They’re Wahhabists, man. Be happy they didn’t high-five.

The match was held in Australia and the announcement of a minute of silence was made in English. Simple misunderstanding due to a language barrier? Nope:

A spokesperson from the Football Federation Australia told Daily Mail Australia they had been advised prior to the match that the Saudi team would not be taking part.

‘The FFA sought agreement from the Asian Football Confederation and the Saudi national team to hold a minute’s silence in memory of those lost in Saturday night’s terror bombings in London and in particular the two Australian women,’ the spokesperson said.

‘The FFA was further advised by Saudi team officials that this tradition was not in keeping with Saudi culture and they would move to their side of the field and respect our custom whilst taking their own positions on the field.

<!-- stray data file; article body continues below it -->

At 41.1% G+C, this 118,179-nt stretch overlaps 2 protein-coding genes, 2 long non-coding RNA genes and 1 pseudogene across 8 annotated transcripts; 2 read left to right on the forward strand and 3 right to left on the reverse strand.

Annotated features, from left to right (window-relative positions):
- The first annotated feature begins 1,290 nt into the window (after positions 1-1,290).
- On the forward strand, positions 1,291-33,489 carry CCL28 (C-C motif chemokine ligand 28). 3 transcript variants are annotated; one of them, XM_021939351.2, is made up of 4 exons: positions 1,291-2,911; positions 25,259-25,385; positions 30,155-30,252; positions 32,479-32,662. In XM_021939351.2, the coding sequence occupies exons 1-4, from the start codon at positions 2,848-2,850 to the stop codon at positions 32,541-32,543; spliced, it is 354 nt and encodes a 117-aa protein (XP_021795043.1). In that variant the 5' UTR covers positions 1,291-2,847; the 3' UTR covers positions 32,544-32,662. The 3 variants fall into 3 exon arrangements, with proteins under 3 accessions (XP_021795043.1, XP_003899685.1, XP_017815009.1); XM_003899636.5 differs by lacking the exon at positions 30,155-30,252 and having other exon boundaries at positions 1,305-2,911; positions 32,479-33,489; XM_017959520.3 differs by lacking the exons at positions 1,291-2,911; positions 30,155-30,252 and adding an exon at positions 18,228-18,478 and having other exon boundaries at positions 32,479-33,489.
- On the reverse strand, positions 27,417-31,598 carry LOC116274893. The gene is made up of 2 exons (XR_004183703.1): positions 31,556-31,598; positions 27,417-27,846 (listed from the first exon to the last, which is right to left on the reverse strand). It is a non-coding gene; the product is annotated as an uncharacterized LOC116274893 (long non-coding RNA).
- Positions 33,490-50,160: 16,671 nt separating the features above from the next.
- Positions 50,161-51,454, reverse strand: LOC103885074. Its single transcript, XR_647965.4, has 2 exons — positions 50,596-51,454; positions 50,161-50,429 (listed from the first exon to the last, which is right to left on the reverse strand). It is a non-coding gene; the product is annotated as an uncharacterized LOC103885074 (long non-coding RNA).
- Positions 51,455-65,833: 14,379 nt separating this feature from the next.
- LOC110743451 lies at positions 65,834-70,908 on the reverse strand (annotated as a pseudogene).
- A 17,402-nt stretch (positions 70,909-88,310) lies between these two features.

That was the main defense in the aftermath, that Arab culture just isn’t familiar with the idea of pausing in silence to honor the dead. But that claim was easily disproved: The Guardian collected several tweets from sporting events in the Arab world over the past few years showing teams or fans observing a moment of silence. Two involved silence for the late King of Saudi Arabia; another involved a Saudi professional soccer team before a club match.

It wasn’t just the team that chose to ignore the minute of silence either. Some Saudi fans were reportedly shouting throughout.

C’mon, what’s the real reason for this snub? Sincere sympathy with the jihadis, or would it be bad press for the Saudi team back home to be seen as sympathizing with the infidel after an ISIS operation?